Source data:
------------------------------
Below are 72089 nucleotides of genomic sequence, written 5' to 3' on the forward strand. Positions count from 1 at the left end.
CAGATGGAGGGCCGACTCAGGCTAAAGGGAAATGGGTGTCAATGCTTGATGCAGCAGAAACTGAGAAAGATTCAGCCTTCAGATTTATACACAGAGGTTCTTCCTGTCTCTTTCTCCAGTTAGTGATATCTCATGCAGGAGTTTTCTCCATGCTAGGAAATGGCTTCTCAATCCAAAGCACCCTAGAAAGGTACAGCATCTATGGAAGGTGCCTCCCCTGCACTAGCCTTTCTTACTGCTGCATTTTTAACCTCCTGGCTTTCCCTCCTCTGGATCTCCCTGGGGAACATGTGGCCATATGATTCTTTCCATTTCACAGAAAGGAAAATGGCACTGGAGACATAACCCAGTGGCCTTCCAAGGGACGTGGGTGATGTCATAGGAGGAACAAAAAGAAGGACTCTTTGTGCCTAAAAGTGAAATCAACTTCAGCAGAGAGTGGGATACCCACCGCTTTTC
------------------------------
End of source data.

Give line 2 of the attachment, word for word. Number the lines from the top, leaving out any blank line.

CAGATGGAGGGCCGACTCAGGCTAAAGGGAAATGGGTGTCAATGCTTGATGCAGCAGAAACTGAGAAAGATTCAGCCTTCAGATTTATACACAGAGGTTCTTCCTGTCTCTTTCTCCAGTTAGTGATATCTCATGCAGGAGTTTTCTCCATGCTAGGAAATGGCTTCTCAATCCAAAGCACCCTAGAAAGGTACAGCATCTATGGAAGGTGCCTCCCCTGCACTAGCCTTTCTTACTGCTGCATTTTTAACCTCCTGGCTTTCCCTCCTCTGGATCTCCCTGGGGAACATGTGGCCATATGATTCTTTCCATTTCACAGAAAGGAAAATGGCACTGGAGACATAACCCAGTGGCCTTCCAAGGGACGTGGGTGATGTCATAGGAGGAACAAAAAGAAGGACTCTTTGTGCCTAAAAGTGAAATCAACTTCAGCAGAGAGTGGGATACCCACCGCTTTTC